Northwest Civic Association
Ridiculed apartment-complex plan remains on hold
Although a controversial proposed apartment complex on West Dublin-Granville Road near Linworth was not on the Northwest Civic Association's agenda last week -- despite previously having been set for discussion at the meeting -- that didn't mean it didn't come up.
In an informal discussion following adjournment of the board's monthly session, most points of opposition emerged to the 325-unit development proposed for the south side of state Route 161, almost directly across the road from the Village Bookshop.
Last week's initial meeting of 2013 was to have seen a vote on the request for what amounts to a down-zoning of the 20-acre parcel, but now that won't occur until the Feb. 6 session, at the earliest, NWCA officials said.
Nearby residents have been on hand at all three previous appearances by attorney Connie Klema, representing Upper Arlington-based Vision Development, to protest the possibility of a major apartment project adding to existing traffic woes in the area.
Klema first gave an informal presentation at the Sept. 5 Northwest Civic Association board meeting.
"It's a bottleneck," Brookside Estates Civic Association President Tom Francis said that evening.
"It's already almost unbearable for people in this area on peak times. That's what hits me right off when I hear something like this."
Klema returned Nov. 7, accompanied by a traffic consultant who told board members existing zoning for a shopping center, office complex and light industrial uses would add far more vehicles to the choked stretch of roads than the apartments.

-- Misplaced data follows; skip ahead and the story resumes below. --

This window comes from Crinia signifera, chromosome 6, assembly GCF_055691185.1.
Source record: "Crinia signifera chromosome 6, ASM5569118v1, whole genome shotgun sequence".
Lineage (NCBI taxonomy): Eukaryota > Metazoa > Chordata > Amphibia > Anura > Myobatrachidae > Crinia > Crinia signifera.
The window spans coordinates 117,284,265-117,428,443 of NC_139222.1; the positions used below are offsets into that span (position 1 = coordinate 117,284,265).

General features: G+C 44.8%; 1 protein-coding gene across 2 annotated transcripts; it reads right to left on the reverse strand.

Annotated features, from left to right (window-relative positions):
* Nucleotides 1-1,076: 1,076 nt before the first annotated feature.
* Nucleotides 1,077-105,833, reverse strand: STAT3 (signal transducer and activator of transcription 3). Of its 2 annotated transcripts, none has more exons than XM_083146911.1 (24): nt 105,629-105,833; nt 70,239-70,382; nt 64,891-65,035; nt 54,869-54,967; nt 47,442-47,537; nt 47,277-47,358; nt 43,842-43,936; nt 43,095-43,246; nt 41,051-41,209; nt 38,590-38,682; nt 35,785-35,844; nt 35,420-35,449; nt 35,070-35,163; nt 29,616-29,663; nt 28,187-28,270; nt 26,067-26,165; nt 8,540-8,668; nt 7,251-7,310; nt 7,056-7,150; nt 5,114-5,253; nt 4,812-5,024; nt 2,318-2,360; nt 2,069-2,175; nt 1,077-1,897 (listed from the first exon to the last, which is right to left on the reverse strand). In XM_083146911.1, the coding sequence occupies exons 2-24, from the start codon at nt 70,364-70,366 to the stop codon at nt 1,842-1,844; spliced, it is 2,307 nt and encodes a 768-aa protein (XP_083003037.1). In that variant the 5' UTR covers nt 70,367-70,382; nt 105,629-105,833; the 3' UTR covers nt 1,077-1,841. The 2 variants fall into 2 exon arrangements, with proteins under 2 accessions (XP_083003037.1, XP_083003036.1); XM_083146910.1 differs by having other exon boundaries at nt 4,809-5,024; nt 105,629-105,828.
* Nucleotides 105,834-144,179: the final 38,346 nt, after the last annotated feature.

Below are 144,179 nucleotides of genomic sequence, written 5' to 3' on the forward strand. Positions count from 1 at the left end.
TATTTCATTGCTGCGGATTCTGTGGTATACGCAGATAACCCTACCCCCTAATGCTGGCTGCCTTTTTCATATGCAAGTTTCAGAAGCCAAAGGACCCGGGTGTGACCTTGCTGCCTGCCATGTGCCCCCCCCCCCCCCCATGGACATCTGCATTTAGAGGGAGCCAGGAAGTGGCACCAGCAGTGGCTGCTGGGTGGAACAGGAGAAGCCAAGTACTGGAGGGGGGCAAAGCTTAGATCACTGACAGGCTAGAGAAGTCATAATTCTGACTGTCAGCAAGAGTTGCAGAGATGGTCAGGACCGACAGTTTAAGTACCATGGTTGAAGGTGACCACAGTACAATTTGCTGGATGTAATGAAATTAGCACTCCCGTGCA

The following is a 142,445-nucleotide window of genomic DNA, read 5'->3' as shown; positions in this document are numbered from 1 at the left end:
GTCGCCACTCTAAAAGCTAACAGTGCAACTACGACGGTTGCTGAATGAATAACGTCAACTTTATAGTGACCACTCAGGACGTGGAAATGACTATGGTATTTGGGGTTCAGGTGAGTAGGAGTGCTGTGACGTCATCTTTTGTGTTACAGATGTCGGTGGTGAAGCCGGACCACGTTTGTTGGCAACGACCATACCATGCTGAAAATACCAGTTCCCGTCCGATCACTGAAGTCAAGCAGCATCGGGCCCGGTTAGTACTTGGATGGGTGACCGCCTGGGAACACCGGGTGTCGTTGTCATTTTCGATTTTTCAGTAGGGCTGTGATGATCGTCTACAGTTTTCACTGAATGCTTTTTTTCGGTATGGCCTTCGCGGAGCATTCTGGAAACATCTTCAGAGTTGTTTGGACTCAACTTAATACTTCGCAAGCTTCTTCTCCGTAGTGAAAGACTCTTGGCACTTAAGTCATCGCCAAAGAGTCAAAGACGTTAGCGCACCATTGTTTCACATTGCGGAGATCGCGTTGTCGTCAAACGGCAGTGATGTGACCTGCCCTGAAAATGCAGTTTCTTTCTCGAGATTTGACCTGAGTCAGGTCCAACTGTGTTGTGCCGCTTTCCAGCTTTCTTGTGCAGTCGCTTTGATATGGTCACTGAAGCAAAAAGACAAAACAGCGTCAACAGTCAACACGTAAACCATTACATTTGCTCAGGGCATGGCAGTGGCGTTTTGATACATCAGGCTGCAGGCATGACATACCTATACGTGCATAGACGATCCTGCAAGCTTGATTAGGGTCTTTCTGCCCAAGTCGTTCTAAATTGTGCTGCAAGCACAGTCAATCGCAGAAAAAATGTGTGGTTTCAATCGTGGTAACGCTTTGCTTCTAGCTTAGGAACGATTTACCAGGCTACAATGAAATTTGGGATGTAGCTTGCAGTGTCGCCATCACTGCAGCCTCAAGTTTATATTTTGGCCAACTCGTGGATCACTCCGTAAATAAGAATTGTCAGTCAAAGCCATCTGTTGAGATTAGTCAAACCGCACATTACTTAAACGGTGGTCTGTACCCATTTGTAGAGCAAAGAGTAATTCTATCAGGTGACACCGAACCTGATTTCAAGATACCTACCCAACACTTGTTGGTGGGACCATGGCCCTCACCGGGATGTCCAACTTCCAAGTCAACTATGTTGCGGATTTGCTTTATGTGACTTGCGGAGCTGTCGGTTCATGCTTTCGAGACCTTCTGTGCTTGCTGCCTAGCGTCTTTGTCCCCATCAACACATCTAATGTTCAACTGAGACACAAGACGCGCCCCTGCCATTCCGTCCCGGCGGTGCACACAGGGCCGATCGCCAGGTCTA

Finally, on Dec. 5, the rezoning request was supposed to be up for a vote, but when it became clear the concept was going to be recommended for rejection, Klema consulted with her client by cellphone and asked that consideration be delayed.
She said she would return armed with a site plan that would show what the project would look like.
At last week's informal discussion, NWCA board chairman John Ehlers expressed some hope that the controversy over the proposed multi-family project might provide some impetus to bringing together the many different involved government jurisdictions in the area, including Columbus, Worthington and the state, to find a solution to traffic congestion on West Dublin-Granville Road.
"There is a crazy patchwork of jurisdiction on this," agreed architect Dave Brehm, a Brookside Woods resident and former 11-year member of the Columbus Development Commission.
Brehm called the notion of bringing that large an apartment project to an area already beset with major traffic congestion "patently absurd" and vowed residents of his subdivision will be out in force Feb. 6.
"We bring a lot of people into the room, a lot of passion about the quality of life in our area," Brehm said.
"We're not against density in the right location. This is not a 'no-build' mindset," he said.
"Urban density is fine in an urban setting, but this isn't an urban setting," fellow architect Gary Bruck said.
"The big thing is the traffic impact," stated NWCA board member Rosemarie Lisko, chairwoman of the group's graphics and zoning committee.